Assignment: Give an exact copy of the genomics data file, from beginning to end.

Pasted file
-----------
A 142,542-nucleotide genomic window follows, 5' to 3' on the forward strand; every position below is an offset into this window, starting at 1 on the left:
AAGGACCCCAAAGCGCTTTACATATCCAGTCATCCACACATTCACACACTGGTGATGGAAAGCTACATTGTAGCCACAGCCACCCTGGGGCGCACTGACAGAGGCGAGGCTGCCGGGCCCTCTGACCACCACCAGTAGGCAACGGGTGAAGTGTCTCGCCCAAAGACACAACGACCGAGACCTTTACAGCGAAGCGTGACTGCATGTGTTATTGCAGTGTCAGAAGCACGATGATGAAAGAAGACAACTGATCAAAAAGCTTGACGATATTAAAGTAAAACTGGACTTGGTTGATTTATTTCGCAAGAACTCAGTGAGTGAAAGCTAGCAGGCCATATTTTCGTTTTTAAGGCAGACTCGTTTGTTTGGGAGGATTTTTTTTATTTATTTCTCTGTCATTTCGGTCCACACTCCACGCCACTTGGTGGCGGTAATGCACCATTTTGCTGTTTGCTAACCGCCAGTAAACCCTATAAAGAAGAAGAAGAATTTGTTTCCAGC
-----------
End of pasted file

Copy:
A 142,542-nucleotide genomic window follows, 5' to 3' on the forward strand; every position below is an offset into this window, starting at 1 on the left:
AAGGACCCCAAAGCGCTTTACATATCCAGTCATCCACACATTCACACACTGGTGATGGAAAGCTACATTGTAGCCACAGCCACCCTGGGGCGCACTGACAGAGGCGAGGCTGCCGGGCCCTCTGACCACCACCAGTAGGCAACGGGTGAAGTGTCTCGCCCAAAGACACAACGACCGAGACCTTTACAGCGAAGCGTGACTGCATGTGTTATTGCAGTGTCAGAAGCACGATGATGAAAGAAGACAACTGATCAAAAAGCTTGACGATATTAAAGTAAAACTGGACTTGGTTGATTTATTTCGCAAGAACTCAGTGAGTGAAAGCTAGCAGGCCATATTTTCGTTTTTAAGGCAGACTCGTTTGTTTGGGAGGATTTTTTTTATTTATTTCTCTGTCATTTCGGTCCACACTCCACGCCACTTGGTGGCGGTAATGCACCATTTTGCTGTTTGCTAACCGCCAGTAAACCCTATAAAGAAGAAGAAGAATTTGTTTCCAGC